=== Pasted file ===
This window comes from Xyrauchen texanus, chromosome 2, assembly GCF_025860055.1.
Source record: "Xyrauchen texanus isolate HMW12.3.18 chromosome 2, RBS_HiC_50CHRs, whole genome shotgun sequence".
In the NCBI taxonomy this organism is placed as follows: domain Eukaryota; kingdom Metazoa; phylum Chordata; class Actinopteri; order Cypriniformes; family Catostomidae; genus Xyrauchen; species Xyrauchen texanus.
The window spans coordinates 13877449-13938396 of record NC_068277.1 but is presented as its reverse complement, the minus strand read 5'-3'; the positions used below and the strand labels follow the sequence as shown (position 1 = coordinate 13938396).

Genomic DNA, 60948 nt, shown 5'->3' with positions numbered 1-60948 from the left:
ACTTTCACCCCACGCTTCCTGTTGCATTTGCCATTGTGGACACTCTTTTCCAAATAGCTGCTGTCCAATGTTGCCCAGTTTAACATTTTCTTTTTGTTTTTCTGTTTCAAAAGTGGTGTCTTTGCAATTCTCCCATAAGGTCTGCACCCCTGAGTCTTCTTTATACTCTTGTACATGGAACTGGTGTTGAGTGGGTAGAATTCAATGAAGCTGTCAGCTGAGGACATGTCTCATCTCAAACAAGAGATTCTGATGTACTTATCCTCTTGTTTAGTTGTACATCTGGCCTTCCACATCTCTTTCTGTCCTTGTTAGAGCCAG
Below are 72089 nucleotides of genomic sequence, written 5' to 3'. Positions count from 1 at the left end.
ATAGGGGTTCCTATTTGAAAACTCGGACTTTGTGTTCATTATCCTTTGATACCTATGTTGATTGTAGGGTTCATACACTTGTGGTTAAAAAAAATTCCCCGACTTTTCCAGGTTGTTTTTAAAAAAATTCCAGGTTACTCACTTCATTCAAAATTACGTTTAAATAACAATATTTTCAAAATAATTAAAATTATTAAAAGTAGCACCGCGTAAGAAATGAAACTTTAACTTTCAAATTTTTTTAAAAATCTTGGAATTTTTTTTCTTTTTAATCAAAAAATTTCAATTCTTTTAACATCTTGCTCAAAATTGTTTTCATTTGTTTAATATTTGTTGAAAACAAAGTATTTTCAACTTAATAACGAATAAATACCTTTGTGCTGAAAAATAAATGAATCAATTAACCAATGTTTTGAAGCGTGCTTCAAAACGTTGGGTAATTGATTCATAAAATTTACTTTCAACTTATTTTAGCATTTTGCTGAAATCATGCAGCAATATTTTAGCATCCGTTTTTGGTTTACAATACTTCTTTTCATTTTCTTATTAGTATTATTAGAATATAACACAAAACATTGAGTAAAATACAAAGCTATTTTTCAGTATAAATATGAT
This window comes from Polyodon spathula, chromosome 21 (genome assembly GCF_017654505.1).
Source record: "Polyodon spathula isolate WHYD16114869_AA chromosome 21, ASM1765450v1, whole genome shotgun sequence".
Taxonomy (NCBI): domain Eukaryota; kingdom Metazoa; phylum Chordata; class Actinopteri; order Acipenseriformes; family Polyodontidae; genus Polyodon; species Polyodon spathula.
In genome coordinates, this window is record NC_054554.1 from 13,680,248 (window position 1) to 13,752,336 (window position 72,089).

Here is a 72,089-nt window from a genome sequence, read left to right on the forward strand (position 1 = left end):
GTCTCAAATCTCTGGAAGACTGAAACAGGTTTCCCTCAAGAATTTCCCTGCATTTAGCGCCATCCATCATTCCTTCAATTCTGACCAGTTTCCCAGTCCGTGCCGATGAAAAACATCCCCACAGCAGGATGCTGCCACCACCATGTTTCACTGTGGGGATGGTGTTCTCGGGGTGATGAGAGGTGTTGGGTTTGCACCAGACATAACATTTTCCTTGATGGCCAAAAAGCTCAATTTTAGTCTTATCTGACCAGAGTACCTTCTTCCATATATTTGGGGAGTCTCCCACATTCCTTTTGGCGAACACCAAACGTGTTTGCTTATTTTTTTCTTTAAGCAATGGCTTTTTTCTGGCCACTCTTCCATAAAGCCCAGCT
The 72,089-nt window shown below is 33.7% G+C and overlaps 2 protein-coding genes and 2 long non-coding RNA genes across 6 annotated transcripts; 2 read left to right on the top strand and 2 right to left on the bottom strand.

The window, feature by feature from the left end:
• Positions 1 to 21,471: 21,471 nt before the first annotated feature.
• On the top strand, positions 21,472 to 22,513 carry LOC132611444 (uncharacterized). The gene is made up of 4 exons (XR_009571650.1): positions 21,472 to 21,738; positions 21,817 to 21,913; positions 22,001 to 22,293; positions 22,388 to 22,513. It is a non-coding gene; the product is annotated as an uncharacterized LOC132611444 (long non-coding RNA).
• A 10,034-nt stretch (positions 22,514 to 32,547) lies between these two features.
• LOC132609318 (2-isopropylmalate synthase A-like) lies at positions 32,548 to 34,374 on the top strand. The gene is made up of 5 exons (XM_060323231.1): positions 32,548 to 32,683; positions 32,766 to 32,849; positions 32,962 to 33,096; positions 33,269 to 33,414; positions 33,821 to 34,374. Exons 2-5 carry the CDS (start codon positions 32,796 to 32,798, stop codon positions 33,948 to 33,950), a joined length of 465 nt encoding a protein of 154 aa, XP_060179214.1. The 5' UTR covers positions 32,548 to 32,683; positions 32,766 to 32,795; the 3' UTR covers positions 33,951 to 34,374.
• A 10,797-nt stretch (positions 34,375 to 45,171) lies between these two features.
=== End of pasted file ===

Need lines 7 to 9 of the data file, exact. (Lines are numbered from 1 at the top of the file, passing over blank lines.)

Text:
Below are 72089 nucleotides of genomic sequence, written 5' to 3'. Positions count from 1 at the left end.
ATAGGGGTTCCTATTTGAAAACTCGGACTTTGTGTTCATTATCCTTTGATACCTATGTTGATTGTAGGGTTCATACACTTGTGGTTAAAAAAAATTCCCCGACTTTTCCAGGTTGTTTTTAAAAAAATTCCAGGTTACTCACTTCATTCAAAATTACGTTTAAATAACAATATTTTCAAAATAATTAAAATTATTAAAAGTAGCACCGCGTAAGAAATGAAACTTTAACTTTCAAATTTTTTTAAAAATCTTGGAATTTTTTTTCTTTTTAATCAAAAAATTTCAATTCTTTTAACATCTTGCTCAAAATTGTTTTCATTTGTTTAATATTTGTTGAAAACAAAGTATTTTCAACTTAATAACGAATAAATACCTTTGTGCTGAAAAATAAATGAATCAATTAACCAATGTTTTGAAGCGTGCTTCAAAACGTTGGGTAATTGATTCATAAAATTTACTTTCAACTTATTTTAGCATTTTGCTGAAATCATGCAGCAATATTTTAGCATCCGTTTTTGGTTTACAATACTTCTTTTCATTTTCTTATTAGTATTATTAGAATATAACACAAAACATTGAGTAAAATACAAAGCTATTTTTCAGTATAAATATGAT
This window comes from Polyodon spathula, chromosome 21 (genome assembly GCF_017654505.1).